Sudden death in young people

Sudden death is the sudden and unexpected occurrence of cardiac arrest in a person who appears to be healthy and in good health 24 hours before.

It is rare, however, that patients who are at risk can take precautions to avoid it. It is usually due to an undetected heart defect or abnormalities of the heart that went unnoticed. Sudden death usually occurs during an activity. physical, either doing exercises or another similar, and is more common in men than in women.

The majority of deaths occur in older adults, especially those with coronary artery disease. In people older than 35 years, the main cause is heart attack.

Among the causes of sudden death are:

  1. Hypertrophic cardiomyopathy
  2. Coronary anomalies
  3. Left ventricular hypertrophy
  4. Arrhythmogenic dysplasia of the right ventricle
  5. Myocarditis
  6. Aortic anomalies
  7. Early coronary disease, as is familial hypercholesterolemia.

For various reasons, something causes the heartbeat to go out of control. This abnormal heart rhythm is known as ventricular fibrillation.

Hypertrophic cardiomyopathy:

In this condition, which is usually hereditary, the walls of the heart muscle thicken. The thickened muscle can alter the electrical system of the heart and cause rapid or irregular heartbeats (arrhythmias), which can cause sudden death.

Although not usually fatal, hypertrophic cardiomyopathy is the most frequent cause of sudden cardiac death in children under 30 years of age, and is the most frequent identifiable cause of sudden death in athletes. Hypertrophic cardiomyopathy usually progresses undetected. Many times, patients have no symptoms and are diagnosed casually by an ECG, a routine examination, etc.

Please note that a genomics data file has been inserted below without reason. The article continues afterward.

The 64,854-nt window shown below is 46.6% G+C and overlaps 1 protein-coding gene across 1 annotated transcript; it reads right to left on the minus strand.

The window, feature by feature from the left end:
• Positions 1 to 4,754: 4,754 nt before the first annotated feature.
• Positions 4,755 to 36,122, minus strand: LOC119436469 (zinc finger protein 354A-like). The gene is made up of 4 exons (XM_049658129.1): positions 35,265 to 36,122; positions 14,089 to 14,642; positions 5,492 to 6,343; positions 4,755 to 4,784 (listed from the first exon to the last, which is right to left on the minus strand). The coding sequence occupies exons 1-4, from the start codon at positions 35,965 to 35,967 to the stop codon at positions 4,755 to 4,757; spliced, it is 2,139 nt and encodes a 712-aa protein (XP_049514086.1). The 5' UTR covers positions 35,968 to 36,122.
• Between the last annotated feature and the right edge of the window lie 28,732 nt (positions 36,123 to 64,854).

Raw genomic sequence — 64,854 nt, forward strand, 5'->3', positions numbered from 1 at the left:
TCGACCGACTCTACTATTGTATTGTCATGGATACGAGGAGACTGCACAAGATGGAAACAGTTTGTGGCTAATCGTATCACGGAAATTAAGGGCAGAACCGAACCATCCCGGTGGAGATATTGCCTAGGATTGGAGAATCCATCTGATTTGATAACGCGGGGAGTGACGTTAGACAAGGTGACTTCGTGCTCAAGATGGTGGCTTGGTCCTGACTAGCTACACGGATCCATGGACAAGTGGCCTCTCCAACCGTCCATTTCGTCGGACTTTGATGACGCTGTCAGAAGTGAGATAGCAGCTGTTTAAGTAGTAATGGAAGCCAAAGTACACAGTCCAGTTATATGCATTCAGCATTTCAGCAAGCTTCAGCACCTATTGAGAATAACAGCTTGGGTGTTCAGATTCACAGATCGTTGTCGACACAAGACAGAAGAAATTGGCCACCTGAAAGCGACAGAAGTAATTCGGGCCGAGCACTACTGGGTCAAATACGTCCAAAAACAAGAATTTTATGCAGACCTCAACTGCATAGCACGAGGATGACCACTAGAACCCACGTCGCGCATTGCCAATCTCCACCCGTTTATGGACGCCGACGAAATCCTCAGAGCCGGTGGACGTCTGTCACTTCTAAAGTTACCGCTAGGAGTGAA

Some patients with hypertrophic cardiomyopathy may suffer symptoms such as fatigue, a sensation of sustained palpitations, chest pain or loss of consciousness. Despite being hereditary, the disease is not usually detected until the stage of body development, in adolescence. These changes usually occur without symptoms, which makes diagnosis difficult.

The manifestations of hypertrophic cardiomyopathy can be very different even within the same family. In one out of every four patients suffering from hypertrophic cardiomyopathy, excess muscle gets in the area of expulsion of the heart's blood, causing what is known as obstructive form.

As the heart has to make an extra effort to overcome this obstacle, patients with this type of disease tend to be more limited in their quality of life and require more intense treatments. Hypertrophic cardiomyopathy does not limit the duration or quality of life in most of those affected.

Published in: Today Digital Newspaper

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